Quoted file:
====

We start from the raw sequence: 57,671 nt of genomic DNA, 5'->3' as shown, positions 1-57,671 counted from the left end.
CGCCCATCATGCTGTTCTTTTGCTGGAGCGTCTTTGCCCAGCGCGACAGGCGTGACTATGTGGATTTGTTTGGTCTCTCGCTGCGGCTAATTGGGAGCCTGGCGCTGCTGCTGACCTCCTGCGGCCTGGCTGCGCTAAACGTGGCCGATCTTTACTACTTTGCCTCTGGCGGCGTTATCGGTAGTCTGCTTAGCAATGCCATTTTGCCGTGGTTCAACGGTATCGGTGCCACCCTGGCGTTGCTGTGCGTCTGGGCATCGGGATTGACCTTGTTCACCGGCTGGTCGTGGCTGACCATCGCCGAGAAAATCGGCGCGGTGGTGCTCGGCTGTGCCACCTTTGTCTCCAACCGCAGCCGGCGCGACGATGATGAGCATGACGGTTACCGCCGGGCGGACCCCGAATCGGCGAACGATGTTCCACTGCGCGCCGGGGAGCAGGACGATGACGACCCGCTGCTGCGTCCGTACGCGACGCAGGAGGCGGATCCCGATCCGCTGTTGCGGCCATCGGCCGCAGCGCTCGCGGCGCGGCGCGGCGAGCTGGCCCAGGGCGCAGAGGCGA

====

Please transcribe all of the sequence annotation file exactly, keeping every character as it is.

We start from the raw sequence: 57,671 nt of genomic DNA, 5'->3' as shown, positions 1-57,671 counted from the left end.
CGCCCATCATGCTGTTCTTTTGCTGGAGCGTCTTTGCCCAGCGCGACAGGCGTGACTATGTGGATTTGTTTGGTCTCTCGCTGCGGCTAATTGGGAGCCTGGCGCTGCTGCTGACCTCCTGCGGCCTGGCTGCGCTAAACGTGGCCGATCTTTACTACTTTGCCTCTGGCGGCGTTATCGGTAGTCTGCTTAGCAATGCCATTTTGCCGTGGTTCAACGGTATCGGTGCCACCCTGGCGTTGCTGTGCGTCTGGGCATCGGGATTGACCTTGTTCACCGGCTGGTCGTGGCTGACCATCGCCGAGAAAATCGGCGCGGTGGTGCTCGGCTGTGCCACCTTTGTCTCCAACCGCAGCCGGCGCGACGATGATGAGCATGACGGTTACCGCCGGGCGGACCCCGAATCGGCGAACGATGTTCCACTGCGCGCCGGGGAGCAGGACGATGACGACCCGCTGCTGCGTCCGTACGCGACGCAGGAGGCGGATCCCGATCCGCTGTTGCGGCCATCGGCCGCAGCGCTCGCGGCGCGGCGCGGCGAGCTGGCCCAGGGCGCAGAGGCGA